- Rose, G. (1985). Sick individuals and sick populations, International Journal of Epidemiology, 14, 32-8. [Reprinted in Int J Epidemiol 2001;30:427–32]
- Benach, J., Malmusi, D., Yasui, Y., Martínez, J. M., and Muntaner, C. (2011). Beyond Rose’s strategies: a typology of scenarios of policy impact on population health and health inequalities. International Journal of Health Services, 41(1), 1-9.
- McLaren, L., McIntyre, L., and Kirpatrick, S. (2010). Rose’s population strategy of prevention need not increase social inequalities in health. International Journal of Epidemiology, 39(2):372–377.
- Stuckler, D., Basu, S., McKee, M. (2010). Budget crises, health, and social welfare programmes. BMJ, 340, c3311.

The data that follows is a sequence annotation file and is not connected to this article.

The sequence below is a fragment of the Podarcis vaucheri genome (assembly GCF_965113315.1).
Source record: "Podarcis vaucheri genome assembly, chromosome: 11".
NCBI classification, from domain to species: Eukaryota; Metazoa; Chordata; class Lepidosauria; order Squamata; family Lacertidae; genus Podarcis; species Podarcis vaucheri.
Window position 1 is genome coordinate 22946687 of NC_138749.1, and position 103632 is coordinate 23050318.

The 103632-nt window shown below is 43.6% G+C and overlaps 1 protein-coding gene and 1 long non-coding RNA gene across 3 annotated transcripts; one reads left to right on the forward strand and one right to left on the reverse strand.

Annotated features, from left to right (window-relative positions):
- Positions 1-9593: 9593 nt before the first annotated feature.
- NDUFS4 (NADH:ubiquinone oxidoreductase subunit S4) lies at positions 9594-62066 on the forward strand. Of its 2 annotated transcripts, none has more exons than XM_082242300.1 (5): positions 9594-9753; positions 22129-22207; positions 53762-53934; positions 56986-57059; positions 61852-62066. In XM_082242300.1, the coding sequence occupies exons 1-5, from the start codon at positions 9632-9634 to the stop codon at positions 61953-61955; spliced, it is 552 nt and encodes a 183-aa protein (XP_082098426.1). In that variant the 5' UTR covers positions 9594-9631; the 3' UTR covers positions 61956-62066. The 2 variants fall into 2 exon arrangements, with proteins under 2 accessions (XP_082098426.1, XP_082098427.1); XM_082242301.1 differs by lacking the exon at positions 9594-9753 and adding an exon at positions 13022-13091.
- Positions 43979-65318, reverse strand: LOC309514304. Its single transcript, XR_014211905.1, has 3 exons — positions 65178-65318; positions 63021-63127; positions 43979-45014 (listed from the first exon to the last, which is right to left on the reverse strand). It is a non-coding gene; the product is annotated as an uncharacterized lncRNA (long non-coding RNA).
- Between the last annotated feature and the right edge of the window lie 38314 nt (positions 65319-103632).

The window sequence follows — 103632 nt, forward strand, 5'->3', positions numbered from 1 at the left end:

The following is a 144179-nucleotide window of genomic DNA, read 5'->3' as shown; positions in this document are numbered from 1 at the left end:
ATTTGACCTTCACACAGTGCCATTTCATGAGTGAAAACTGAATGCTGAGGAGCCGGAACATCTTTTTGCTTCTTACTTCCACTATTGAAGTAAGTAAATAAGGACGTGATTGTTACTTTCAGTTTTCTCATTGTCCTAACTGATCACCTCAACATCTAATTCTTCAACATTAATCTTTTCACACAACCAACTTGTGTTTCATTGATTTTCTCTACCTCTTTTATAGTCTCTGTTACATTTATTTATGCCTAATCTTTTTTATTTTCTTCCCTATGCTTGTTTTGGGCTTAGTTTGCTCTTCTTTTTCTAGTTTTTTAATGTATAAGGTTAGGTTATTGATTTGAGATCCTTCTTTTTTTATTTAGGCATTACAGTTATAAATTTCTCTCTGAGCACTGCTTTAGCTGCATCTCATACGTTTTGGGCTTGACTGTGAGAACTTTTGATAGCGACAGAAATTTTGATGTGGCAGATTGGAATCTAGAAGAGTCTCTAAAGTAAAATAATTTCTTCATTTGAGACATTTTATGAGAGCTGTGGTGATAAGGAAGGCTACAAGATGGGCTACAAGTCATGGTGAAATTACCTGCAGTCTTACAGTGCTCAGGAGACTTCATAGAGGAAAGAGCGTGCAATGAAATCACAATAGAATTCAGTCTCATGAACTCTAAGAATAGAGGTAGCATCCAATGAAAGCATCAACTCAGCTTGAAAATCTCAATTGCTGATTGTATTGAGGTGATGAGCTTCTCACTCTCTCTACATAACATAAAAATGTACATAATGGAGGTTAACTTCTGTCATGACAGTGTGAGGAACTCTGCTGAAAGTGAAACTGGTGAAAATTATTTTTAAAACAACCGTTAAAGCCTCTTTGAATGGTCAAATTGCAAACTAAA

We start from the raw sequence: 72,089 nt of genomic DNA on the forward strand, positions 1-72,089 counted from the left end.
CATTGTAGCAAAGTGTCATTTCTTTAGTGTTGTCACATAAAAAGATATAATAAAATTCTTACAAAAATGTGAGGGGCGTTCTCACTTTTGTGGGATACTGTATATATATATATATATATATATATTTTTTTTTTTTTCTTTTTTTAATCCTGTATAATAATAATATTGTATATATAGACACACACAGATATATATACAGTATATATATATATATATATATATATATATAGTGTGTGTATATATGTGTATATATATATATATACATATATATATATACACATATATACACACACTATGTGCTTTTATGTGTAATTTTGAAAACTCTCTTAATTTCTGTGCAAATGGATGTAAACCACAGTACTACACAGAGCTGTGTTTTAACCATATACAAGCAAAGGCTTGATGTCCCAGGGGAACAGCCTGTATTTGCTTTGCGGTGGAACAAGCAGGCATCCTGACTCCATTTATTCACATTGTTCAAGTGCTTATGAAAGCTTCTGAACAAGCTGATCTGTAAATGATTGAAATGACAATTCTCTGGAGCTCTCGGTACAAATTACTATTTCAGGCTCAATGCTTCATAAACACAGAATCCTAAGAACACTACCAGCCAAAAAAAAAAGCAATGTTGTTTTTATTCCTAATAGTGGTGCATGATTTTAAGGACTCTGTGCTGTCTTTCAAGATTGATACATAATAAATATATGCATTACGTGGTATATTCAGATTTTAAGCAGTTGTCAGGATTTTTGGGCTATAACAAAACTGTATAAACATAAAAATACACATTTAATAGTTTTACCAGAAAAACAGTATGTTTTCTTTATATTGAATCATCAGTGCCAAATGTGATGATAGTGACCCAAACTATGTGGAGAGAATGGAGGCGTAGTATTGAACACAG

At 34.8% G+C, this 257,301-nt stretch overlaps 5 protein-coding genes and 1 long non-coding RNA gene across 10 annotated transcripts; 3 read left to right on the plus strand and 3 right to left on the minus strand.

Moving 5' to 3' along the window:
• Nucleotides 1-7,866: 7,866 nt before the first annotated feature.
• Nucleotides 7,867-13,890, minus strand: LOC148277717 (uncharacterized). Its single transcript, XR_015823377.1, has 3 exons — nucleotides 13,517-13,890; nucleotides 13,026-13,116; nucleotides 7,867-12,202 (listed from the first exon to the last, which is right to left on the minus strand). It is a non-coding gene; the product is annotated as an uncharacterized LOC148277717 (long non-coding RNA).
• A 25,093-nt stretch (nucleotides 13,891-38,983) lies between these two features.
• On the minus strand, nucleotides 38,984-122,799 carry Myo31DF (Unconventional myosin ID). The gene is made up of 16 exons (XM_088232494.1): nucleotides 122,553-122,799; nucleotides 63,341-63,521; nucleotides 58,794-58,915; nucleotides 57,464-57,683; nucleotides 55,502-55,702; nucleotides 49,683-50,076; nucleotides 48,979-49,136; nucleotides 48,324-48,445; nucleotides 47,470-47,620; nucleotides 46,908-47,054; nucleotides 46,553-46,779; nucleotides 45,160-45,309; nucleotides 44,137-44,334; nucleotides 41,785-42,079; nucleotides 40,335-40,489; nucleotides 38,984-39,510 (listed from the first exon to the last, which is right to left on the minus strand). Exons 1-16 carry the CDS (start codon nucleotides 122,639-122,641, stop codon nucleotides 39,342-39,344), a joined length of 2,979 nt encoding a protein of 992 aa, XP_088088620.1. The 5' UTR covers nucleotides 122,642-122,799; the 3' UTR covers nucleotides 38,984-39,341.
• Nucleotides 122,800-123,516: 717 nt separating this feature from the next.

- Speed, E., & Mannion, R. (2017). The rise of post-truth populism in pluralist liberal democracies: Challenges for health policy. International Journal of Health Policy and Management, 6, 249–251.
- Yassi, K. Lockhart, P. Gray & T. Hancock. (2017) Is public health training in Canada meeting current needs? Defrosting the paradigm freeze to respond to the post-truth era. Critical Public Health, http://dx.doi.org.ezproxy.auckland.ac.nz/10.1080/09581596.2017.1384796
- Haydock, W. (2014). The rise and fall of the ‘nudge’ of minimum unit pricing: The continuity of neoliberalism in alcohol policy in England. Critical Social Policy, 34(2), 260-279.
- Navarro, V. and Shi, L. (2001). The political context of social inequalities and health, Social Science & Medicine, 52, 481–91.
- Thompson, L., Pearce, J., and Barnett, J. R. (2007). Moralising geographies: stigma, smoking islands and responsible subjects. Area, 39(4), 508-517.